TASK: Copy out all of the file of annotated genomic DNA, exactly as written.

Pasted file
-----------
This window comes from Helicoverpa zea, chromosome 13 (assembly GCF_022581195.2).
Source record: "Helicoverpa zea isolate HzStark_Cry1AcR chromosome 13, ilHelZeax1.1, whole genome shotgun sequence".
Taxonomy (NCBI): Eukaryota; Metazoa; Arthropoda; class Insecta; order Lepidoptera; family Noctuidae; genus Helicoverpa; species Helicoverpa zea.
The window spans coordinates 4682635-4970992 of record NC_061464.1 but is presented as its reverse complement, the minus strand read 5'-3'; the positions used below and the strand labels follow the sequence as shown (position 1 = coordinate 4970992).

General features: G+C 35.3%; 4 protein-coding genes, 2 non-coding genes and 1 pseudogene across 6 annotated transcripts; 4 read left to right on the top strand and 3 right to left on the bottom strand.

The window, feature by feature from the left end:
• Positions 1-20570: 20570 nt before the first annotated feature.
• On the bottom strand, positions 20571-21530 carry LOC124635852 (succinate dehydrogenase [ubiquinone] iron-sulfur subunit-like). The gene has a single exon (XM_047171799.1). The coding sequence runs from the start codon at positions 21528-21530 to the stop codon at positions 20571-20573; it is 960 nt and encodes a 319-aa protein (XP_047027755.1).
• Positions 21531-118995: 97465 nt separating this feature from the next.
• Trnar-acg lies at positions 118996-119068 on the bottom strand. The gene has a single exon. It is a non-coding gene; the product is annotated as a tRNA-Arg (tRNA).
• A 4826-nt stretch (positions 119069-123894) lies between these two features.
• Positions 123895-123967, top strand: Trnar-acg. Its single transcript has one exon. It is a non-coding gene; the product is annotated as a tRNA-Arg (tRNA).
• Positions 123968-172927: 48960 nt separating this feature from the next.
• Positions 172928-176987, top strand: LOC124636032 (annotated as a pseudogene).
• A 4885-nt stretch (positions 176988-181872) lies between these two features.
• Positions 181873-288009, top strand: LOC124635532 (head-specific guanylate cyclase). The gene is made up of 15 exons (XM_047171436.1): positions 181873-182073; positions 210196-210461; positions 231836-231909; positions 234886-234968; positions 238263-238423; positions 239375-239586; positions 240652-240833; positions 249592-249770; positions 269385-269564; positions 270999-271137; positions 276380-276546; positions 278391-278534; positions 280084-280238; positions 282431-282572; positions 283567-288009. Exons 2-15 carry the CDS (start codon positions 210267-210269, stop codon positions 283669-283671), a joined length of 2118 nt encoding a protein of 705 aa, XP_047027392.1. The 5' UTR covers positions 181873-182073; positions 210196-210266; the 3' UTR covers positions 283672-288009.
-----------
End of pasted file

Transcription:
This window comes from Helicoverpa zea, chromosome 13 (assembly GCF_022581195.2).
Source record: "Helicoverpa zea isolate HzStark_Cry1AcR chromosome 13, ilHelZeax1.1, whole genome shotgun sequence".
Taxonomy (NCBI): Eukaryota; Metazoa; Arthropoda; class Insecta; order Lepidoptera; family Noctuidae; genus Helicoverpa; species Helicoverpa zea.
The window spans coordinates 4682635-4970992 of record NC_061464.1 but is presented as its reverse complement, the minus strand read 5'-3'; the positions used below and the strand labels follow the sequence as shown (position 1 = coordinate 4970992).

General features: G+C 35.3%; 4 protein-coding genes, 2 non-coding genes and 1 pseudogene across 6 annotated transcripts; 4 read left to right on the top strand and 3 right to left on the bottom strand.

The window, feature by feature from the left end:
• Positions 1-20570: 20570 nt before the first annotated feature.
• On the bottom strand, positions 20571-21530 carry LOC124635852 (succinate dehydrogenase [ubiquinone] iron-sulfur subunit-like). The gene has a single exon (XM_047171799.1). The coding sequence runs from the start codon at positions 21528-21530 to the stop codon at positions 20571-20573; it is 960 nt and encodes a 319-aa protein (XP_047027755.1).
• Positions 21531-118995: 97465 nt separating this feature from the next.
• Trnar-acg lies at positions 118996-119068 on the bottom strand. The gene has a single exon. It is a non-coding gene; the product is annotated as a tRNA-Arg (tRNA).
• A 4826-nt stretch (positions 119069-123894) lies between these two features.
• Positions 123895-123967, top strand: Trnar-acg. Its single transcript has one exon. It is a non-coding gene; the product is annotated as a tRNA-Arg (tRNA).
• Positions 123968-172927: 48960 nt separating this feature from the next.
• Positions 172928-176987, top strand: LOC124636032 (annotated as a pseudogene).
• A 4885-nt stretch (positions 176988-181872) lies between these two features.
• Positions 181873-288009, top strand: LOC124635532 (head-specific guanylate cyclase). The gene is made up of 15 exons (XM_047171436.1): positions 181873-182073; positions 210196-210461; positions 231836-231909; positions 234886-234968; positions 238263-238423; positions 239375-239586; positions 240652-240833; positions 249592-249770; positions 269385-269564; positions 270999-271137; positions 276380-276546; positions 278391-278534; positions 280084-280238; positions 282431-282572; positions 283567-288009. Exons 2-15 carry the CDS (start codon positions 210267-210269, stop codon positions 283669-283671), a joined length of 2118 nt encoding a protein of 705 aa, XP_047027392.1. The 5' UTR covers positions 181873-182073; positions 210196-210266; the 3' UTR covers positions 283672-288009.